Should You Freeze Avocado?
Green and fleshy-the Avocado is an interesting and much valuable fruit. Technically, it is a berry with a single large seed in the middle.
In the food world, the Avocado holds significant importance due to its culinary uses. People use the berry in almost every dish, whether it be a salad or a dip.
At times, food fanatics try to fill their every meal with sliced, puréed, or mashed Avocado. Perhaps, it is a large number of benefits or the undeniably scrumptious taste that makes Avocado a favorite ingredient.
Well, Avocado can get a bit tricky as an ingredient, and many get confused cooking with it. Hence, today, I have addressed a common issue of Avocado lovers that is freezing it. Let’s dive in!
How does freezing effects Avocado?
Similar to any other fruit, the Avocados does experience changes in nutritional content, taste, color, and texture upon freezing. Let’s evaluate the changes in detail!
Freezing Avocados doesn’t change the taste. However, adding vinegar, lime, lemon juice, or other additives might change the taste slightly.
Avocados have a smooth and creamy texture. But, after freezing, the water content of the fruit shifts and disrupts its texture.
Once thawed, the fruit will become watery and mushy. Hence, it will look and taste better in smoothies and purees.
Moreover, the Avocados tend to turn brown upon exposure to oxygen. It is a natural and inevitable process.
But when you freeze it, you cut it as well as scoop it. Hence, exposing it more to the oxygen and speeding the process.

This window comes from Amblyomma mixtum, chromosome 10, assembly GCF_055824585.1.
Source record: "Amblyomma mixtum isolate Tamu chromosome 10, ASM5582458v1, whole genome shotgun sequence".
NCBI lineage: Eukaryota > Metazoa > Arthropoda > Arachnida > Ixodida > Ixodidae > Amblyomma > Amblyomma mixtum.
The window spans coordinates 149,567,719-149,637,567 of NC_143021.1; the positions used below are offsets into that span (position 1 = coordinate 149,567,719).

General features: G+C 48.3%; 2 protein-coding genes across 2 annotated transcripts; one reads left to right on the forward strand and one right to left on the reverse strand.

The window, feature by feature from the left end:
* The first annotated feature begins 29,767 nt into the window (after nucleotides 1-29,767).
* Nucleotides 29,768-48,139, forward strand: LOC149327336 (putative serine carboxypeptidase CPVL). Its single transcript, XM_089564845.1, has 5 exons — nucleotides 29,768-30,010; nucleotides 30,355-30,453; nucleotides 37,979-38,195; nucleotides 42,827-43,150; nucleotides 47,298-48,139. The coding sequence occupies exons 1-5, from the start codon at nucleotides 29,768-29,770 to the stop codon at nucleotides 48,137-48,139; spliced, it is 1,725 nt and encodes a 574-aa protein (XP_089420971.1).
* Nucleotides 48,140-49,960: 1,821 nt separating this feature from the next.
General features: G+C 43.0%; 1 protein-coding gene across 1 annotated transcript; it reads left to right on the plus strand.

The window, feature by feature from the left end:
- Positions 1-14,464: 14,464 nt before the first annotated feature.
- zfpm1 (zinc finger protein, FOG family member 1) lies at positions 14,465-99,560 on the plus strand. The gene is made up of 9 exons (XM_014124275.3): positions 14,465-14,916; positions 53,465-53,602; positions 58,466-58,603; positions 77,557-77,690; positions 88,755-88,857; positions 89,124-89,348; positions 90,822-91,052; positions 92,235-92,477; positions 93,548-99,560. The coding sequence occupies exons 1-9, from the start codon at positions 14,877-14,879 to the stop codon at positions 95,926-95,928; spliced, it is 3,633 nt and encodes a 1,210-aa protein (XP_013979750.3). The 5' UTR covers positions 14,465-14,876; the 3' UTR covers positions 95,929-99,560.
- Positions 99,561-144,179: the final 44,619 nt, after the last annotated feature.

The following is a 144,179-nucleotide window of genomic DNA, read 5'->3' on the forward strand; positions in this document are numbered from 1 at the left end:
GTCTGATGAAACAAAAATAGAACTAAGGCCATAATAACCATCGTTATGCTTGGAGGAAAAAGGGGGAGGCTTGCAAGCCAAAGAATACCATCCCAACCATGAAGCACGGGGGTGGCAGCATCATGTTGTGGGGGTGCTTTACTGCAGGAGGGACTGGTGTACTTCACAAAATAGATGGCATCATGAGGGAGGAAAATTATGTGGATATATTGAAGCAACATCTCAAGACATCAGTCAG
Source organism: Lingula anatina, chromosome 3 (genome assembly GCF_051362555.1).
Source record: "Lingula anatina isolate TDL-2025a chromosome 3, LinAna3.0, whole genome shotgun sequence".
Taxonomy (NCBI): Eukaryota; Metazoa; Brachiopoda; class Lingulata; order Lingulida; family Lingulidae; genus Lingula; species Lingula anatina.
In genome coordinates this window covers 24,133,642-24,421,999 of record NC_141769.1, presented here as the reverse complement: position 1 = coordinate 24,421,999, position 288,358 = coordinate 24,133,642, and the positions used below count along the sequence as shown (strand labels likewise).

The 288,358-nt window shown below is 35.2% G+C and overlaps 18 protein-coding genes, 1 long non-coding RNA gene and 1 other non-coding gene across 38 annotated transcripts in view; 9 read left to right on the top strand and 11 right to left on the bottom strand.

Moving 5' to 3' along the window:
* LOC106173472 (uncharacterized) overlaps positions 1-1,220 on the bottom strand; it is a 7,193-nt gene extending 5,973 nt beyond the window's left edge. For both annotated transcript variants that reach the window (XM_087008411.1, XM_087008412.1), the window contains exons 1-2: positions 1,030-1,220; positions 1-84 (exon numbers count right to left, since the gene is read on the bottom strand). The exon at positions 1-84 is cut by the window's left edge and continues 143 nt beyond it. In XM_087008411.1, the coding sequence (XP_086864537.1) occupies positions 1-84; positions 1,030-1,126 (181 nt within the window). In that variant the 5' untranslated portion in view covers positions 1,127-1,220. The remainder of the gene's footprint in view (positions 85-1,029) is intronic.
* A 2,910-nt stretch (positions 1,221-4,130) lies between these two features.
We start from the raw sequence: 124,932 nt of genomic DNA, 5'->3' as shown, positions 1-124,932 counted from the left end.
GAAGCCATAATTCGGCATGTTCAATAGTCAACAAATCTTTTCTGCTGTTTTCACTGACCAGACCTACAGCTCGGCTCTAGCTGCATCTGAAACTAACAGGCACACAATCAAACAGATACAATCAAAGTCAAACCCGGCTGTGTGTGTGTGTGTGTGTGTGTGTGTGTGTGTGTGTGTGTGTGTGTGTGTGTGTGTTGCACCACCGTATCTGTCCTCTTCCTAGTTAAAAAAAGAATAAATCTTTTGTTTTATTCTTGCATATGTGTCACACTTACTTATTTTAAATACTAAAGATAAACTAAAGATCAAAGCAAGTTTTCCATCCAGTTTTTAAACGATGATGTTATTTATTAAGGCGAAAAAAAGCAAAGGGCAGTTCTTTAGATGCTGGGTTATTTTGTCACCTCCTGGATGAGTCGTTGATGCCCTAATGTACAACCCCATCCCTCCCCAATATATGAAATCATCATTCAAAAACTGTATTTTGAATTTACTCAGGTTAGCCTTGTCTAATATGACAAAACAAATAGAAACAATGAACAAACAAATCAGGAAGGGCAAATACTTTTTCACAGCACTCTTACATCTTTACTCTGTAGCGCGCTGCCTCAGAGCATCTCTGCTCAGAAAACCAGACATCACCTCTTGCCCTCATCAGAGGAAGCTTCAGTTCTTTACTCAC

Although this browning doesn’t affect the taste, it makes the fruit look unappealing. Thus, while freezing it, people add a bit of lime or lemon juice to preserve its green color. Make sure that you have covered the berry thoroughly before freezing.
Avocados are super nutrient fruits, comprising of a moderate amount of calories, healthy fats, fiber, minerals, and vitamins.
Although the freezing Avocado doesn’t change the nutritional content much, the water-soluble nutrients might get disturbed.
The water-soluble nutrients, such as Vitamin B6 and folate, may reduce their levels.
How to Freeze Avocado?
There are two ways to freeze Avocado, the easy one, and the difficult one. Choose each method depending on your use of Avocado, available time, and resources.
Method # 1 The Easy One
This particular method preserves the Avocado in its whole and raw form. People use this freezing method when they want to add Avocado to cake mixtures or different dishes. However, do know that the berry may not be as fresh as the one frozen through the difficult method.
- Step 1: Cut the Avocado in half.
- Step 2: Wrap each half in a plastic sheet or foil.
- Step 3: Put each half in the freezer.
- Step 4: Once frozen, put the wrapped halves in a resealable plastic bag. Don’t forget to mention the date.
Method # 2 The Difficult One
It is an optional method that you may want to try if you want to use Avocados for dips, sauces, and other similar purposes. Also, it keeps the Avocado fresher.
- Step 1: Choose a ripen Avocado. Unripe berries will ruin the taste.
- Step 2: Wash the Avocado thoroughly with a bowl of water. Ensure that the exterior becomes free of any dirt or debris.
- Step 3: Split the washed Avocado into a half and scoop out the seed using a spoon.
- Step 4: Puree the scooped Avocados. You can do so using a food processor. For every two Avocados, add some lime or lemon juice. As an alternative, you can mash them.
- Step 5: Transfer the mashed or pureed Avocados in an airtight container and label it.
How to use frozen Avocado?
Frozen Avocado may have varying properties, such as mushy texture and taste. So stay prepared to handle the unknown. Hey, I was kidding! 😂
Well, let’s not the Frozen 2 vibes slide into the topic and discuss the way to handle the frozen Avocado.
Firstly, as a general rule, you must let the frozen Avocados stay out for at least an hour so that it settles at room temperature.
However, if there is an urgency, then you can microwave it for a few minutes.
Usually, the thawed or defrosted Avocado gets used in dips, salads, spreads, and smoothies. As it is mushy, you will not be able to use it as the main ingredient for dishes. But, it will taste wonderful in dips and other liquidy mediums.